with 64% citing it as their top concern. But ease of disposal/recycling and greater clarity in the sourcing
of products are significant considerations too.And while businesses believe, with some justification, that consumers are looking to them to make a
product’s life more sustainable, around half of shoppers would be willing to take more responsibility if
they had the right information.In particular, greater clarity on how to dispose or recycle an item, better information around
sourcing, and the signposting of ways to renew or repair a damaged item would all be welcome.How has COVID-19 impacted the adoption of more sustainable lifestyles?While most people have taken measures to act more sustainably, for some this may have more to do
with the impact of the pandemic and having less choice and opportunities.Almost a quarter of consumers bought more local produce, and nearly one in five report an increase
in buying seasonally. While these might both be indirectly due to COVID-19, these behavioural changes may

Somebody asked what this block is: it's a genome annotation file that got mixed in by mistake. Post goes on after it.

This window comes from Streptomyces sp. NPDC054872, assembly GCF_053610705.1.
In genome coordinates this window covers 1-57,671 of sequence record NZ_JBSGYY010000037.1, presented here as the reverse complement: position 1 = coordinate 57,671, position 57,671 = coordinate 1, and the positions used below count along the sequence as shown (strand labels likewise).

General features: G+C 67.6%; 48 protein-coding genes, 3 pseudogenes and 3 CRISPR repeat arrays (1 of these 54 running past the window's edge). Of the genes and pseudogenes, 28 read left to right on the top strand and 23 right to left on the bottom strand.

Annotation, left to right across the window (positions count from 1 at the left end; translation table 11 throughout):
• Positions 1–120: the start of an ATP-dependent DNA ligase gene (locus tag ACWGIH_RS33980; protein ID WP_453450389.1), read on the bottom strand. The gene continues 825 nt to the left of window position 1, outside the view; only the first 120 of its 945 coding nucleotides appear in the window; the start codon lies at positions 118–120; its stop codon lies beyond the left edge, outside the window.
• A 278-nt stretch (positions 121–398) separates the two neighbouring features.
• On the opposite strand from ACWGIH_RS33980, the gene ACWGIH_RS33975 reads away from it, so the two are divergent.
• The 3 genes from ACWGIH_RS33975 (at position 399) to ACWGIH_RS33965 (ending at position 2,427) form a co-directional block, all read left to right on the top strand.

become a lasting legacy.Equally, similar concerns have forced one in five to buy fewer new products as they focus on
second-hand or buying less. As might be expected, this is particularly true in less affluent socio-economic
groups.In summaryBusinesses need to plan for ways they can make their products more sustainable and build
accountability into their value chain as our research shows that:
Sustainability remains a key consideration for consumers in 2021 with 32%
of consumers highly engaged with adopting a more sustainable lifestyle
Equally important, 28% of consumers have stopped buying certain products